Any narrative against the Dravidian model may impact the BJP’s prospects in Tamil Nadu.
This may explain why the BJP in Tamil Nadu is placing more emphasis on corruption allegations against the DMK, even as the party focuses nationally on the Sanatana controversy.
Last fortnight, amid controversy surrounding Tamil Nadu’s Youth Welfare and Sports Development Minister and Dravida Munnetra Kazhagam leader Udhayanidhi Stalin due to his remarks on Sanatana Dharma, which kicked up a political storm, the DMK camp remained surprisingly composed.
The Bharatiya Janata Party accused Udhayanidhi of calling for the ‘genocide’ of Hindus, prompting Prime Minister Narendra D Modi to weigh in, demanding a ‘proper response‘ to his remarks.
Interestingly, Chief Minister Muthuvel Karunanidhi Stalin, Udhayanidhi’s father, swiftly countered these accusations, dismissing them as a ‘false narrative’.
In a statement, Stalin clarified, ‘Udhayanidhi expressed his views on the Sanatan principles that discriminate against scheduled castes, tribals, and women, with no intention to offend any religion or religious beliefs.’
‘Pro-BJP forces are unable to tolerate his stance against oppressive principles and have spread a false narrative, alleging that Udhayanidhi called for the genocide of people with Sanatan thoughts,’ Stalin, who is also the DMK president, added.
Reportedly, Udhayanidhi stated that as the political heir of Conjeevaram Natarajan Annadurai (popularly known as Anna or Arignar Anna), he was not the enemy of any religion and said ‘Sanatana is like malaria and dengue and, therefore, it must be eradicated rather than opposed.’
The question arises amid national attention: Why is the DMK camp so composed over this controversy?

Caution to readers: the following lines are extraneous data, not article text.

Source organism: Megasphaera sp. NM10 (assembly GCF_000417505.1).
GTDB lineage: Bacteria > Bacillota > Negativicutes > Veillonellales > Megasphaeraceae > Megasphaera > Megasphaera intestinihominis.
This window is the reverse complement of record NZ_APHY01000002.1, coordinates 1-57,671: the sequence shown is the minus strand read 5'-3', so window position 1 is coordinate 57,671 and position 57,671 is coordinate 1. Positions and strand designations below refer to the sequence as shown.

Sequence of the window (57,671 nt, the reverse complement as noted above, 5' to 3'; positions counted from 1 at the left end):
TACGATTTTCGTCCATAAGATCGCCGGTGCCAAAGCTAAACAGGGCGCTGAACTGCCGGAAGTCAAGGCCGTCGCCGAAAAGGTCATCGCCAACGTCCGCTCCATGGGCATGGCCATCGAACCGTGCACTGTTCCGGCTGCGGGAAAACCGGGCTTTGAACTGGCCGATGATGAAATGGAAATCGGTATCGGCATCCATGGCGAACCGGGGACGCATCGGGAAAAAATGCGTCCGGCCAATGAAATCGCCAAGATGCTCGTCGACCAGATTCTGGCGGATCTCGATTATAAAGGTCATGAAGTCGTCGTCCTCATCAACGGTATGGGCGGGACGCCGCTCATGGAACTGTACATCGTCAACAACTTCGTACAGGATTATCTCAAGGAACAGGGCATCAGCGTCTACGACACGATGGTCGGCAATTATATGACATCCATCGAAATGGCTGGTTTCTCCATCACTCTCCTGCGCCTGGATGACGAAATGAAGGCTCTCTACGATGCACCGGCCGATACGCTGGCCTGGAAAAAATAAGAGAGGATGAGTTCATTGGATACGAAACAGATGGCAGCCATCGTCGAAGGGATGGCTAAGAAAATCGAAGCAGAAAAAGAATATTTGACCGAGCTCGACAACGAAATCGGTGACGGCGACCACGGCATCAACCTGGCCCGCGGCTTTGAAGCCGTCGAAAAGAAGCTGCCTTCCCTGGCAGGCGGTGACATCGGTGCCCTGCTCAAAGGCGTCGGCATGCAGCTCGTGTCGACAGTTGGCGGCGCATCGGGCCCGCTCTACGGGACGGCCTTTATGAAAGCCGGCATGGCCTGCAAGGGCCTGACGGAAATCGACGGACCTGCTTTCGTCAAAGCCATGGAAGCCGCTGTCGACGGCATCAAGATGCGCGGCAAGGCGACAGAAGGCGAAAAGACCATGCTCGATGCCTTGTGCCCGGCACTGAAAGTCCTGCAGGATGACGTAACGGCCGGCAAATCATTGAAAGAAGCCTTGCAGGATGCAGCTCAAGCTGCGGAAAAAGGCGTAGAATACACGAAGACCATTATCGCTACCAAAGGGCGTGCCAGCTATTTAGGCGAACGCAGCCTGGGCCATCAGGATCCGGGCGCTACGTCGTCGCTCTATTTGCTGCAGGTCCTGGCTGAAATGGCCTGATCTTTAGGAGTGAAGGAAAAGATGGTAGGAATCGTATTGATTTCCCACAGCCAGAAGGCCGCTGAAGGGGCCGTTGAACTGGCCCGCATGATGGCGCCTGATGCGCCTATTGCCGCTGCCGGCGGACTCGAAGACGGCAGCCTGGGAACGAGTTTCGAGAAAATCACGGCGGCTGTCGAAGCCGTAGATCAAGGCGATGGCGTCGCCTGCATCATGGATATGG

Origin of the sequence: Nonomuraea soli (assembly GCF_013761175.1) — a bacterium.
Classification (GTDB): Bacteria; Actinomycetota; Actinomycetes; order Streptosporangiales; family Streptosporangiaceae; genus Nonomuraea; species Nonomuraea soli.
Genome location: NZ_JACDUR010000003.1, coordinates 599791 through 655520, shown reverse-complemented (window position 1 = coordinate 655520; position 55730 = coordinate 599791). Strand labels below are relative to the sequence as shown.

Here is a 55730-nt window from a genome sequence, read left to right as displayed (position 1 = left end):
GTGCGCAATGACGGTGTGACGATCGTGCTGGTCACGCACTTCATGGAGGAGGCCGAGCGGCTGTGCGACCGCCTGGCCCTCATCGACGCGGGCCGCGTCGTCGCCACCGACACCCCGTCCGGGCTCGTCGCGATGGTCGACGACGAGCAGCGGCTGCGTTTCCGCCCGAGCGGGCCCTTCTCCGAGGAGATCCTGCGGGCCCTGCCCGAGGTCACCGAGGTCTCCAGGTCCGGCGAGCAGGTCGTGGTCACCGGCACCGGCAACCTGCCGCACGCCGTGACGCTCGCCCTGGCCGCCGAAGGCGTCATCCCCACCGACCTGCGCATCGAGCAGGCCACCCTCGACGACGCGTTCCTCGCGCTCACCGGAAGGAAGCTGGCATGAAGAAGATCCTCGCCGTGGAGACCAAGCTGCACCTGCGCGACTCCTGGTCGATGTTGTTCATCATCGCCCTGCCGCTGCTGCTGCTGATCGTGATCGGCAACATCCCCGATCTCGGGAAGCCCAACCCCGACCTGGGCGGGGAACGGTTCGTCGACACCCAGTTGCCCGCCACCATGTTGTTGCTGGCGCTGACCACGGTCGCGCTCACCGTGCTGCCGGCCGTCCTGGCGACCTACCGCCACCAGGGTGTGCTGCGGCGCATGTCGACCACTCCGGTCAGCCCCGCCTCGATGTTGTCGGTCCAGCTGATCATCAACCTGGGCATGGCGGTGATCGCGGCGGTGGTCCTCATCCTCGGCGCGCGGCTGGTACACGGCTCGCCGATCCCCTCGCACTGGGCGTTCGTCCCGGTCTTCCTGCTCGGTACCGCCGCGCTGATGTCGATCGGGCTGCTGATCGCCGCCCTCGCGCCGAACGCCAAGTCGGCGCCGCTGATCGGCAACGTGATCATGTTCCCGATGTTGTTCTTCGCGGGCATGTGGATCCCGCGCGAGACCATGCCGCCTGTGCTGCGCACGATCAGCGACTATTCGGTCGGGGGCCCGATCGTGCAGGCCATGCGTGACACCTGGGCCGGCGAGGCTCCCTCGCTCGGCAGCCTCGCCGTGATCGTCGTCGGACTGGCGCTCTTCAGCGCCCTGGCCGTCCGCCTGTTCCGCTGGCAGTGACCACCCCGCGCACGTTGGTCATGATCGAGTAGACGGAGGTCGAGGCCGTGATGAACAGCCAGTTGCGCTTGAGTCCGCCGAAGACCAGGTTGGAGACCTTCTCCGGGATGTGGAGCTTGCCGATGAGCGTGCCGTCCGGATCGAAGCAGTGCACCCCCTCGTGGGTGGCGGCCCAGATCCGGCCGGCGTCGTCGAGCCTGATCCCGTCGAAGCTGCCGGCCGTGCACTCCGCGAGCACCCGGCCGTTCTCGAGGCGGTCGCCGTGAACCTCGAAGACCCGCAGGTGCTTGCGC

According to political experts, this narrative aligns with the DMK’s emphasis on inclusive Dravidian models of development and social justice rhetoric. So, what is the Dravidian model?
The Dravidian model of development combines economic development with social uplift.
“When you examine both the economic and social indicators, you’ll find that they are strong in the state. When you focus solely on economic development, you get models like those in Gujarat and Maharashtra, and when you concentrate only on social development, it’s akin to Kerala. Tamil Nadu’s Dravidian model emerges when you prioritise both,” explains J Jeyaranjan, vice-chairperson. State Development Policy Council.
This model has united people from diverse castes and religions in the pursuit of social justice.
For instance, the state’s graduate enrolment ratio stands at 52 per cent, surpassing even developed countries like the US (38 per cent) and the national average of 27 per cent.
Tamil Nadu also reserves 69 per cent of seats in educational institutions for scheduled castes, scheduled tribes, other backward classes, and students from rural backgrounds.
This inclusive approach is reflected in the state’s higher per capita income, at Rs 166,000 in 2022-2023, compared to the national average of Rs 98,374, at constant prices.